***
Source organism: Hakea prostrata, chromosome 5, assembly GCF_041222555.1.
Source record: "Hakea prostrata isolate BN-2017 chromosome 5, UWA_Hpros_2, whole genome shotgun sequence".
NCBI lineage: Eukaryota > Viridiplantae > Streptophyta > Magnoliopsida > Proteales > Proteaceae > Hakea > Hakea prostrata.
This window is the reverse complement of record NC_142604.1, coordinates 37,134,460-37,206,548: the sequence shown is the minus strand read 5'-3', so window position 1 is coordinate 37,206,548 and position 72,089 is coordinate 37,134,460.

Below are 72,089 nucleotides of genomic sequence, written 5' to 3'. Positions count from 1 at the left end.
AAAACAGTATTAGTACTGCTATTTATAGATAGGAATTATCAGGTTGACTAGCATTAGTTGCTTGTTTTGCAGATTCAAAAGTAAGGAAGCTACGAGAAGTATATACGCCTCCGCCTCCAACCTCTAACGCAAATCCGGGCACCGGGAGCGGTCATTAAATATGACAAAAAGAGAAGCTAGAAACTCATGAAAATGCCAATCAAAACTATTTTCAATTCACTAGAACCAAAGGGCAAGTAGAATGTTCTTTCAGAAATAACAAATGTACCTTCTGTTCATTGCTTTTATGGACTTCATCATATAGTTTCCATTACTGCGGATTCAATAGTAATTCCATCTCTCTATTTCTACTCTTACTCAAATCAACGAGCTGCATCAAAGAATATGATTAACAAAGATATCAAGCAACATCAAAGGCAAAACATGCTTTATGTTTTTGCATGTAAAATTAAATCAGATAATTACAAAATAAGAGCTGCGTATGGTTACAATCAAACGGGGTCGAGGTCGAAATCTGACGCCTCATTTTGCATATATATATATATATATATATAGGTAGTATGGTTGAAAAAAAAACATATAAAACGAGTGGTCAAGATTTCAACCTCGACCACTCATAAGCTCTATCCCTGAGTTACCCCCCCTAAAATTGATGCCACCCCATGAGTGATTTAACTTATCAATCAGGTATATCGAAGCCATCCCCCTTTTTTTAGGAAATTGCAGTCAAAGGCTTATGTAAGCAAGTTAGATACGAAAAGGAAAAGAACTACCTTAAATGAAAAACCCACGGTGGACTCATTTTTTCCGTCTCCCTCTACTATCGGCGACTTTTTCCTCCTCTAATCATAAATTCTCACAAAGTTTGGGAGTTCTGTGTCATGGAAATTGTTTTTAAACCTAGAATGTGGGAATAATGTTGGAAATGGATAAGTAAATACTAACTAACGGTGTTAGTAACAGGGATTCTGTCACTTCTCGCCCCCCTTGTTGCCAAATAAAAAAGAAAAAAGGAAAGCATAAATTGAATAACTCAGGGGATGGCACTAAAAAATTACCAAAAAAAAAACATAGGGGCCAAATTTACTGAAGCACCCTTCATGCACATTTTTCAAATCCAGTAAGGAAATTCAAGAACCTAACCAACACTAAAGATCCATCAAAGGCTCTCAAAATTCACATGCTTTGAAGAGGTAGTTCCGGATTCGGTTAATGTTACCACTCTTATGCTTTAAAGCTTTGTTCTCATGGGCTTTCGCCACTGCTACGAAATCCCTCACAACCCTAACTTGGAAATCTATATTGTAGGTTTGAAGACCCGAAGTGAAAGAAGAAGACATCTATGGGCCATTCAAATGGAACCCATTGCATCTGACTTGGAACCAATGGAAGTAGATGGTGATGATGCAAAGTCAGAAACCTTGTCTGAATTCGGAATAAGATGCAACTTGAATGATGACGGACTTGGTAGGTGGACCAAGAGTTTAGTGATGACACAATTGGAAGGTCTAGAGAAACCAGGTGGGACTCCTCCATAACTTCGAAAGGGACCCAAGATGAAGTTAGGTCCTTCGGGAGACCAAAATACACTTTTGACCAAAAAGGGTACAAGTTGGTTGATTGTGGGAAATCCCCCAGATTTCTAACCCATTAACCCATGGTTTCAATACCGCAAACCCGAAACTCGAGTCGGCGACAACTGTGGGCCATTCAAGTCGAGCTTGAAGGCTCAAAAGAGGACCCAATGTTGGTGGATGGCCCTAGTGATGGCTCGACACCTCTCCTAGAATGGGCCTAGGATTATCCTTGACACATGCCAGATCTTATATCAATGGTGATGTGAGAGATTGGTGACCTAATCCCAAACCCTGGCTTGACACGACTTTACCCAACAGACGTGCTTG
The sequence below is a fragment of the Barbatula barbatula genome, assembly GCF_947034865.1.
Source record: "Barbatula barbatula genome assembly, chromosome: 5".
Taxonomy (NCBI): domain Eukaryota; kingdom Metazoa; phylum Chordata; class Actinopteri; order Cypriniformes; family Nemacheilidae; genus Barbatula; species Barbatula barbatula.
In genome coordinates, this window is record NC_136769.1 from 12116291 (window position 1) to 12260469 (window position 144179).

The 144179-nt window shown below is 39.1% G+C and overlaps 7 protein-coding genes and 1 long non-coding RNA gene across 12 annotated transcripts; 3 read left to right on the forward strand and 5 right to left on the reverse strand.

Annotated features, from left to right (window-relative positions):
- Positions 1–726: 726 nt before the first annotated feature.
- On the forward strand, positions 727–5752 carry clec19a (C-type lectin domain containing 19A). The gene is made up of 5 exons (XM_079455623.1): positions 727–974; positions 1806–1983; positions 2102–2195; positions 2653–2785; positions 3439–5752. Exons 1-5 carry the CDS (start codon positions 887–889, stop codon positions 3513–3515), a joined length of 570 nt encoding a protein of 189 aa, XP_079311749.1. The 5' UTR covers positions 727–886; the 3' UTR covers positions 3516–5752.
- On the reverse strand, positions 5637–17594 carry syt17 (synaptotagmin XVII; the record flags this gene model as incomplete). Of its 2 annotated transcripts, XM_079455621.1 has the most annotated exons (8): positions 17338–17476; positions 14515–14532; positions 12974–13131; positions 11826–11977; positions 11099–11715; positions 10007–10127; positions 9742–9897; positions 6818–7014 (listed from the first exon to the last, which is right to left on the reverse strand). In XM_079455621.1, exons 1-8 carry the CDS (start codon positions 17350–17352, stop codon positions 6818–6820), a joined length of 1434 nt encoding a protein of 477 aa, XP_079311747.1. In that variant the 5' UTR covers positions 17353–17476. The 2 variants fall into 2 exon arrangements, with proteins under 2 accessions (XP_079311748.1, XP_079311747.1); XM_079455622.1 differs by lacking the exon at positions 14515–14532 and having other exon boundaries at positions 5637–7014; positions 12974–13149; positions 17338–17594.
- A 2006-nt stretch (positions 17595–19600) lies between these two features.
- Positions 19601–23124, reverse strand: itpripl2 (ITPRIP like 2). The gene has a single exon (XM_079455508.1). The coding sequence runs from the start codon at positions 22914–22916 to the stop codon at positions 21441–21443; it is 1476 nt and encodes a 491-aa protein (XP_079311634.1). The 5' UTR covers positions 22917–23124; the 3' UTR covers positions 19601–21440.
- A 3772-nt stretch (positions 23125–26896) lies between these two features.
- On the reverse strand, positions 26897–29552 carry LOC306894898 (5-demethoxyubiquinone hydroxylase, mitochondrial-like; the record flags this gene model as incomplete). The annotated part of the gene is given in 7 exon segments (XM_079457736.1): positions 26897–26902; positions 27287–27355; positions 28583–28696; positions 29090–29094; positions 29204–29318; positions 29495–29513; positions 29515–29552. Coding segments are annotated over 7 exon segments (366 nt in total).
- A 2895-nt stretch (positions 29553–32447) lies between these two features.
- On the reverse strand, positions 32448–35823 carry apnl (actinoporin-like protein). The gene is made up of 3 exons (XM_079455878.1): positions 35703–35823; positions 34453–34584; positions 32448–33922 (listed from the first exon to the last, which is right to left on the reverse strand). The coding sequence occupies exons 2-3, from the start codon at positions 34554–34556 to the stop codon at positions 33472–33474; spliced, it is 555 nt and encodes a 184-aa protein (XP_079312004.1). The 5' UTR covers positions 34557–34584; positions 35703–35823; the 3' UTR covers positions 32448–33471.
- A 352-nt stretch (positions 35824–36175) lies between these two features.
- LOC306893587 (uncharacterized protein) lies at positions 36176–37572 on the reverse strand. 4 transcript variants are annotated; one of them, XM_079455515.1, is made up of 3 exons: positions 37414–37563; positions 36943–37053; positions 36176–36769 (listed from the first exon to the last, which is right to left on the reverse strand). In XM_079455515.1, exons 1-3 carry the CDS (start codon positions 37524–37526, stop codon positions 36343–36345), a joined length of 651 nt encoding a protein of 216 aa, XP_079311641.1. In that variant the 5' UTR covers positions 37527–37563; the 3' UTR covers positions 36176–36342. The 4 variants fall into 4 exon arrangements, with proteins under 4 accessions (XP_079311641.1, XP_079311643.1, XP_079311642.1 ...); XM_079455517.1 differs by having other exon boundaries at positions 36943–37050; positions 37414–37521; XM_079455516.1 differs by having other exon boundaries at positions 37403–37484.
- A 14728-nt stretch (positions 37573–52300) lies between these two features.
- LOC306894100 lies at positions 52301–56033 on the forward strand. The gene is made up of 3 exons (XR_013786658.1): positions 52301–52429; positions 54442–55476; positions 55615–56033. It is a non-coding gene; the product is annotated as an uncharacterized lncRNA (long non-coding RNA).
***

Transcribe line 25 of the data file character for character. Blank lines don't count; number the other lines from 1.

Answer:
- LOC306894100 lies at positions 52301–56033 on the forward strand. The gene is made up of 3 exons (XR_013786658.1): positions 52301–52429; positions 54442–55476; positions 55615–56033. It is a non-coding gene; the product is annotated as an uncharacterized lncRNA (long non-coding RNA).